“Today at 6pm, Genova Street, to find out the truth. Pass it on.”
And they did. This simple text message exploded through the streets of Spain, spreading across the city, then the country through mobile phones, email and through blogs on the internet.
Between 3pm and 6pm on March 13, this message reached enough people to have large scale demonstrations on Genova Street, where the headquarters of the Partido Popular party (the former Spanish governing party) was located, and in Barcelona, Galicia and other cities across the country.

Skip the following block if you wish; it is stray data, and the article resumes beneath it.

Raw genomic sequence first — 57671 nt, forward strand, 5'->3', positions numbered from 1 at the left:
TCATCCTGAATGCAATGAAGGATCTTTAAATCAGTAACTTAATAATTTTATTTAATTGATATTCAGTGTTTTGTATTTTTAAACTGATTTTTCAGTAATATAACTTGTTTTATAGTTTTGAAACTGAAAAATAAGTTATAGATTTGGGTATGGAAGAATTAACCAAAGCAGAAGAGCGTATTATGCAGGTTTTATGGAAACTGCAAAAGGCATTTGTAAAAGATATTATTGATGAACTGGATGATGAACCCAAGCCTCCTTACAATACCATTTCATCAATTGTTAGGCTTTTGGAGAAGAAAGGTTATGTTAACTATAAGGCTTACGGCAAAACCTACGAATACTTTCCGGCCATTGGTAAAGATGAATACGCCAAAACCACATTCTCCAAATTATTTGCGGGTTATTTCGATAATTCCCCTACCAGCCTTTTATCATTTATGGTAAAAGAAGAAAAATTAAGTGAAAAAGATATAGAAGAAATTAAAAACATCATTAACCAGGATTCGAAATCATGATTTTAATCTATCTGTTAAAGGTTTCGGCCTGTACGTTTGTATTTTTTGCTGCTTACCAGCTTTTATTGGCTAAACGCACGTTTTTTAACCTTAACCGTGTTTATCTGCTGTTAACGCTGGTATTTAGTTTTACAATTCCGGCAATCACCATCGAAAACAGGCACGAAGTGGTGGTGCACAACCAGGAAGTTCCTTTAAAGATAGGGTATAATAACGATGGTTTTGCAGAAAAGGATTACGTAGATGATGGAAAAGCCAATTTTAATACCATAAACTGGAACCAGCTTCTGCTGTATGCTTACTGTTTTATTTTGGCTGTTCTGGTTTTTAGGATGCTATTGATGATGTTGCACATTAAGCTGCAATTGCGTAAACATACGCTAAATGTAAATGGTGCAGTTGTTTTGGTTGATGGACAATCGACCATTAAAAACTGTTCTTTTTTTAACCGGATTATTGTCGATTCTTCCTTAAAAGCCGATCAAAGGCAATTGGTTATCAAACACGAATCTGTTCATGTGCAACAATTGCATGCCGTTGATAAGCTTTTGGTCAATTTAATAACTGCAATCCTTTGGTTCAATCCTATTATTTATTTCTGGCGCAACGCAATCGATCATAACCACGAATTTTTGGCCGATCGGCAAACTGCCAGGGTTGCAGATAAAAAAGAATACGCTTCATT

“No one knows what the election results would have been without the protests.” In 1981, a soldier led an attempted coup in the Spanish parliament. It was later called “the night of the transistors”, due to the fact that the nation was glued to its radio sets to find out what was happening. Some people are now calling Saturday, March 13, “the night of the mobile telephone”.